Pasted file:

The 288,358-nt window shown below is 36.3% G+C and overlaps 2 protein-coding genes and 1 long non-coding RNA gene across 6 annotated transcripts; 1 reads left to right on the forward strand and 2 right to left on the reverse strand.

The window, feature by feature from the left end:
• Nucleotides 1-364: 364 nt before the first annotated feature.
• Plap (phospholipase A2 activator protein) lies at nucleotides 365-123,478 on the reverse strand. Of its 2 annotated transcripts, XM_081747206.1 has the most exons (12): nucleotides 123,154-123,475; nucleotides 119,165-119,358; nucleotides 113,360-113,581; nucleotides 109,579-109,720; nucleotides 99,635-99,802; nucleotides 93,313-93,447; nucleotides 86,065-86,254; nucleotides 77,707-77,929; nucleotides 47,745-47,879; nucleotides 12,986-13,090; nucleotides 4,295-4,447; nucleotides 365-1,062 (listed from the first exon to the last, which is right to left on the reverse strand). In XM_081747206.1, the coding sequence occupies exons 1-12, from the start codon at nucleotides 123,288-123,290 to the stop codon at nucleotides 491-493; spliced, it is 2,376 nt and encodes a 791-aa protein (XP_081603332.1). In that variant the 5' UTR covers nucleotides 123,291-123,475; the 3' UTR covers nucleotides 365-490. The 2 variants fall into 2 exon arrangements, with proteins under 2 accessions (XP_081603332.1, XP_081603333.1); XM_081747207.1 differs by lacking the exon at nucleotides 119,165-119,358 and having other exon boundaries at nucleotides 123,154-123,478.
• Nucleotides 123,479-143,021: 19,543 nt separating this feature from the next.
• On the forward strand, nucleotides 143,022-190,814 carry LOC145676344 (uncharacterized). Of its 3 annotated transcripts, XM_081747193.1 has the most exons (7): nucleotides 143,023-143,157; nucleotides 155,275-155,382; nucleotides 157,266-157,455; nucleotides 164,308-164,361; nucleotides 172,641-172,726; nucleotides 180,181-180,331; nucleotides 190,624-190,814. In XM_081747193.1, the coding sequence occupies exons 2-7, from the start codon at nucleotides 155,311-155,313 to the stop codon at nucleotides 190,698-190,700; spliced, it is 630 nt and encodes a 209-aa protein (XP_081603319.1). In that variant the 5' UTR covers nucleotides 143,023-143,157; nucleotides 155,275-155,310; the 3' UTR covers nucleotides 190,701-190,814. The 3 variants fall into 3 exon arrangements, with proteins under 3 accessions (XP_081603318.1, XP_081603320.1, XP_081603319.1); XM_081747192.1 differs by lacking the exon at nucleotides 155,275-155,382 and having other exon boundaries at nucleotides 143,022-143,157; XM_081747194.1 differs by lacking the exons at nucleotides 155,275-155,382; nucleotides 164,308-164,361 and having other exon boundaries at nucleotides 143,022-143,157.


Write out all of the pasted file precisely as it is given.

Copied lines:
The 288,358-nt window shown below is 36.3% G+C and overlaps 2 protein-coding genes and 1 long non-coding RNA gene across 6 annotated transcripts; 1 reads left to right on the forward strand and 2 right to left on the reverse strand.

The window, feature by feature from the left end:
• Nucleotides 1-364: 364 nt before the first annotated feature.
• Plap (phospholipase A2 activator protein) lies at nucleotides 365-123,478 on the reverse strand. Of its 2 annotated transcripts, XM_081747206.1 has the most exons (12): nucleotides 123,154-123,475; nucleotides 119,165-119,358; nucleotides 113,360-113,581; nucleotides 109,579-109,720; nucleotides 99,635-99,802; nucleotides 93,313-93,447; nucleotides 86,065-86,254; nucleotides 77,707-77,929; nucleotides 47,745-47,879; nucleotides 12,986-13,090; nucleotides 4,295-4,447; nucleotides 365-1,062 (listed from the first exon to the last, which is right to left on the reverse strand). In XM_081747206.1, the coding sequence occupies exons 1-12, from the start codon at nucleotides 123,288-123,290 to the stop codon at nucleotides 491-493; spliced, it is 2,376 nt and encodes a 791-aa protein (XP_081603332.1). In that variant the 5' UTR covers nucleotides 123,291-123,475; the 3' UTR covers nucleotides 365-490. The 2 variants fall into 2 exon arrangements, with proteins under 2 accessions (XP_081603332.1, XP_081603333.1); XM_081747207.1 differs by lacking the exon at nucleotides 119,165-119,358 and having other exon boundaries at nucleotides 123,154-123,478.
• Nucleotides 123,479-143,021: 19,543 nt separating this feature from the next.
• On the forward strand, nucleotides 143,022-190,814 carry LOC145676344 (uncharacterized). Of its 3 annotated transcripts, XM_081747193.1 has the most exons (7): nucleotides 143,023-143,157; nucleotides 155,275-155,382; nucleotides 157,266-157,455; nucleotides 164,308-164,361; nucleotides 172,641-172,726; nucleotides 180,181-180,331; nucleotides 190,624-190,814. In XM_081747193.1, the coding sequence occupies exons 2-7, from the start codon at nucleotides 155,311-155,313 to the stop codon at nucleotides 190,698-190,700; spliced, it is 630 nt and encodes a 209-aa protein (XP_081603319.1). In that variant the 5' UTR covers nucleotides 143,023-143,157; nucleotides 155,275-155,310; the 3' UTR covers nucleotides 190,701-190,814. The 3 variants fall into 3 exon arrangements, with proteins under 3 accessions (XP_081603318.1, XP_081603320.1, XP_081603319.1); XM_081747192.1 differs by lacking the exon at nucleotides 155,275-155,382 and having other exon boundaries at nucleotides 143,022-143,157; XM_081747194.1 differs by lacking the exons at nucleotides 155,275-155,382; nucleotides 164,308-164,361 and having other exon boundaries at nucleotides 143,022-143,157.